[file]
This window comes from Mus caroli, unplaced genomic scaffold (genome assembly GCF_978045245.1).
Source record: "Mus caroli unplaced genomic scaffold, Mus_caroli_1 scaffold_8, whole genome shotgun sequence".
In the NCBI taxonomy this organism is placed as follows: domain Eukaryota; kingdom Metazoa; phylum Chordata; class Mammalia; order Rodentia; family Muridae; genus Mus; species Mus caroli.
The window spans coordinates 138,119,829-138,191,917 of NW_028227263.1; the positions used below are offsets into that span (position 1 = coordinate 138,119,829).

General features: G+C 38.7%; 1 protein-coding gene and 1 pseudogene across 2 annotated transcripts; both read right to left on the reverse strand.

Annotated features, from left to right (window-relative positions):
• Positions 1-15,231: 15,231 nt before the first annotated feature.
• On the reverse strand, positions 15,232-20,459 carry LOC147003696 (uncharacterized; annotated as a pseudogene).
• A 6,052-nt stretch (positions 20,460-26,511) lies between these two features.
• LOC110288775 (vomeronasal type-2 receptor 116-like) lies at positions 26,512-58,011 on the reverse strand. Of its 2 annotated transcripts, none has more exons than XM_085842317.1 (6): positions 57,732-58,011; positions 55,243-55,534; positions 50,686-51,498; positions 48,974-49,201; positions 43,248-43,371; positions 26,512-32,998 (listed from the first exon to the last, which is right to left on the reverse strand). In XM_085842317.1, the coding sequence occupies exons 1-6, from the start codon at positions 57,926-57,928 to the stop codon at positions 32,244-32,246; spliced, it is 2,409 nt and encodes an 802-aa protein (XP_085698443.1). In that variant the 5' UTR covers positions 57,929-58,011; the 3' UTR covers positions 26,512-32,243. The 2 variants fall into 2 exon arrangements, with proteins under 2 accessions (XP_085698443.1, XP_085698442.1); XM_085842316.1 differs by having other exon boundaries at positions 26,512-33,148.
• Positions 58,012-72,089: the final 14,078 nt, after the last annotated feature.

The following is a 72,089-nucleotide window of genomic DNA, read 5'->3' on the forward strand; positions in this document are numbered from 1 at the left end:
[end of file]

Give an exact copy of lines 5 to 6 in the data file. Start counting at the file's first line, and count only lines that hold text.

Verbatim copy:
General features: G+C 38.7%; 1 protein-coding gene and 1 pseudogene across 2 annotated transcripts; both read right to left on the reverse strand.

Annotated features, from left to right (window-relative positions):